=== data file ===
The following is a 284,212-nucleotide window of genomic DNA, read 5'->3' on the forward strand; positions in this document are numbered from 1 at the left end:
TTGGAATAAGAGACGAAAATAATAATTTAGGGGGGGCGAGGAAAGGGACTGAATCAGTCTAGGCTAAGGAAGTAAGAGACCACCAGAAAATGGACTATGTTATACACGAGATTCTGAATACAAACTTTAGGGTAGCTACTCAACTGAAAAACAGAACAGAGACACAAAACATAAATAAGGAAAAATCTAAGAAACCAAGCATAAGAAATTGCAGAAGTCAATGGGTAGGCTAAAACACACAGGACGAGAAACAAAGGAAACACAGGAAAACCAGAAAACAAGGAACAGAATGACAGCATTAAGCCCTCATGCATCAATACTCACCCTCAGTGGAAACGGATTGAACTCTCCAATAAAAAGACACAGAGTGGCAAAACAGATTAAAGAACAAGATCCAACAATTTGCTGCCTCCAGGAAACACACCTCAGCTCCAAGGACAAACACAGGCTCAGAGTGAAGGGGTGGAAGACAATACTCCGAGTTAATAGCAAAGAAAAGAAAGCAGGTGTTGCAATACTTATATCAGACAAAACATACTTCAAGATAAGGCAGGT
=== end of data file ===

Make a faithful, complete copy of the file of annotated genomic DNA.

The following is a 284,212-nucleotide window of genomic DNA, read 5'->3' on the forward strand; positions in this document are numbered from 1 at the left end:
TTGGAATAAGAGACGAAAATAATAATTTAGGGGGGGCGAGGAAAGGGACTGAATCAGTCTAGGCTAAGGAAGTAAGAGACCACCAGAAAATGGACTATGTTATACACGAGATTCTGAATACAAACTTTAGGGTAGCTACTCAACTGAAAAACAGAACAGAGACACAAAACATAAATAAGGAAAAATCTAAGAAACCAAGCATAAGAAATTGCAGAAGTCAATGGGTAGGCTAAAACACACAGGACGAGAAACAAAGGAAACACAGGAAAACCAGAAAACAAGGAACAGAATGACAGCATTAAGCCCTCATGCATCAATACTCACCCTCAGTGGAAACGGATTGAACTCTCCAATAAAAAGACACAGAGTGGCAAAACAGATTAAAGAACAAGATCCAACAATTTGCTGCCTCCAGGAAACACACCTCAGCTCCAAGGACAAACACAGGCTCAGAGTGAAGGGGTGGAAGACAATACTCCGAGTTAATAGCAAAGAAAAGAAAGCAGGTGTTGCAATACTTATATCAGACAAAACATACTTCAAGATAAGGCAGGT